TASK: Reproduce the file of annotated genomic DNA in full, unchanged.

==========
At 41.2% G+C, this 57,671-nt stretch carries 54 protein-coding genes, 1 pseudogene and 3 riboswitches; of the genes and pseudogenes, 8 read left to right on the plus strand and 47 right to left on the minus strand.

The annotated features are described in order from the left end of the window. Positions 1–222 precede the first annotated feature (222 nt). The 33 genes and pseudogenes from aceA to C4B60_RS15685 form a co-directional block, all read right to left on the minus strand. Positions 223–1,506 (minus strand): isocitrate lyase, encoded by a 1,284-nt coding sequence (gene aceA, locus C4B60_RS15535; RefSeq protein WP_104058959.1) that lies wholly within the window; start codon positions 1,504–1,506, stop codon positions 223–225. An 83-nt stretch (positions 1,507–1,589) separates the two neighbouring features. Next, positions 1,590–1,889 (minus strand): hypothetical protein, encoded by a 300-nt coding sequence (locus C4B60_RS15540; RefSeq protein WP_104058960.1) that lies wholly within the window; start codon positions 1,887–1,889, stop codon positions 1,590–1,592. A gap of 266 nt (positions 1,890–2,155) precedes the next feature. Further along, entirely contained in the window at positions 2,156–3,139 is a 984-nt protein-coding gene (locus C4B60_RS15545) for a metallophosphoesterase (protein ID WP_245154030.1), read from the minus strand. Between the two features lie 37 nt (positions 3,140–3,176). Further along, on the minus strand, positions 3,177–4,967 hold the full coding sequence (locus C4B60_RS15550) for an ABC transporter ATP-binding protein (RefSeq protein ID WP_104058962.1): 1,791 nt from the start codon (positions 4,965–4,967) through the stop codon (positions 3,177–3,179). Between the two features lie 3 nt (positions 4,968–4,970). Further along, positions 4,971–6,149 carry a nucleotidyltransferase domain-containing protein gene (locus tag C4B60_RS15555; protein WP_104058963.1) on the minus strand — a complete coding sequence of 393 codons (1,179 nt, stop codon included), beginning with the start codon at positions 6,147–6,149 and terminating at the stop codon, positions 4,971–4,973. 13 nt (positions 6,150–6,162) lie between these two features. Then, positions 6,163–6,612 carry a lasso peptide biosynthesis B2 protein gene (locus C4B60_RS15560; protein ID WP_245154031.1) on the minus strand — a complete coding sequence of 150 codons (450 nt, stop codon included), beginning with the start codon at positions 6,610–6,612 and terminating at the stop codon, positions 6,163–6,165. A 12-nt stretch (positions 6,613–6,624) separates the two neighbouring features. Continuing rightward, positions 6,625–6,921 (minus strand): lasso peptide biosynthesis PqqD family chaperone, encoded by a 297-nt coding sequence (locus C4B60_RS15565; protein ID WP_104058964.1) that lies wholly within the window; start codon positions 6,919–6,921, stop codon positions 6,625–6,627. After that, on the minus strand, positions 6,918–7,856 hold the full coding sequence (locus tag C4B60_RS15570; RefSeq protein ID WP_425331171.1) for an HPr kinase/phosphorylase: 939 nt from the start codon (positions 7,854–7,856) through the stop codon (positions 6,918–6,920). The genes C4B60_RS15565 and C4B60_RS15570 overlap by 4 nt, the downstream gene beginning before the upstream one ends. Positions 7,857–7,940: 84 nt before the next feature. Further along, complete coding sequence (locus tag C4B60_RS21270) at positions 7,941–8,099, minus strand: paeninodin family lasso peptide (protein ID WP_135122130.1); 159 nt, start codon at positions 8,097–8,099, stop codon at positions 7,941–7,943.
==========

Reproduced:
At 41.2% G+C, this 57,671-nt stretch carries 54 protein-coding genes, 1 pseudogene and 3 riboswitches; of the genes and pseudogenes, 8 read left to right on the plus strand and 47 right to left on the minus strand.

The annotated features are described in order from the left end of the window. Positions 1–222 precede the first annotated feature (222 nt). The 33 genes and pseudogenes from aceA to C4B60_RS15685 form a co-directional block, all read right to left on the minus strand. Positions 223–1,506 (minus strand): isocitrate lyase, encoded by a 1,284-nt coding sequence (gene aceA, locus C4B60_RS15535; RefSeq protein WP_104058959.1) that lies wholly within the window; start codon positions 1,504–1,506, stop codon positions 223–225. An 83-nt stretch (positions 1,507–1,589) separates the two neighbouring features. Next, positions 1,590–1,889 (minus strand): hypothetical protein, encoded by a 300-nt coding sequence (locus C4B60_RS15540; RefSeq protein WP_104058960.1) that lies wholly within the window; start codon positions 1,887–1,889, stop codon positions 1,590–1,592. A gap of 266 nt (positions 1,890–2,155) precedes the next feature. Further along, entirely contained in the window at positions 2,156–3,139 is a 984-nt protein-coding gene (locus C4B60_RS15545) for a metallophosphoesterase (protein ID WP_245154030.1), read from the minus strand. Between the two features lie 37 nt (positions 3,140–3,176). Further along, on the minus strand, positions 3,177–4,967 hold the full coding sequence (locus C4B60_RS15550) for an ABC transporter ATP-binding protein (RefSeq protein ID WP_104058962.1): 1,791 nt from the start codon (positions 4,965–4,967) through the stop codon (positions 3,177–3,179). Between the two features lie 3 nt (positions 4,968–4,970). Further along, positions 4,971–6,149 carry a nucleotidyltransferase domain-containing protein gene (locus tag C4B60_RS15555; protein WP_104058963.1) on the minus strand — a complete coding sequence of 393 codons (1,179 nt, stop codon included), beginning with the start codon at positions 6,147–6,149 and terminating at the stop codon, positions 4,971–4,973. 13 nt (positions 6,150–6,162) lie between these two features. Then, positions 6,163–6,612 carry a lasso peptide biosynthesis B2 protein gene (locus C4B60_RS15560; protein ID WP_245154031.1) on the minus strand — a complete coding sequence of 150 codons (450 nt, stop codon included), beginning with the start codon at positions 6,610–6,612 and terminating at the stop codon, positions 6,163–6,165. A 12-nt stretch (positions 6,613–6,624) separates the two neighbouring features. Continuing rightward, positions 6,625–6,921 (minus strand): lasso peptide biosynthesis PqqD family chaperone, encoded by a 297-nt coding sequence (locus C4B60_RS15565; protein ID WP_104058964.1) that lies wholly within the window; start codon positions 6,919–6,921, stop codon positions 6,625–6,627. After that, on the minus strand, positions 6,918–7,856 hold the full coding sequence (locus tag C4B60_RS15570; RefSeq protein ID WP_425331171.1) for an HPr kinase/phosphorylase: 939 nt from the start codon (positions 7,854–7,856) through the stop codon (positions 6,918–6,920). The genes C4B60_RS15565 and C4B60_RS15570 overlap by 4 nt, the downstream gene beginning before the upstream one ends. Positions 7,857–7,940: 84 nt before the next feature. Further along, complete coding sequence (locus tag C4B60_RS21270) at positions 7,941–8,099, minus strand: paeninodin family lasso peptide (protein ID WP_135122130.1); 159 nt, start codon at positions 8,097–8,099, stop codon at positions 7,941–7,943.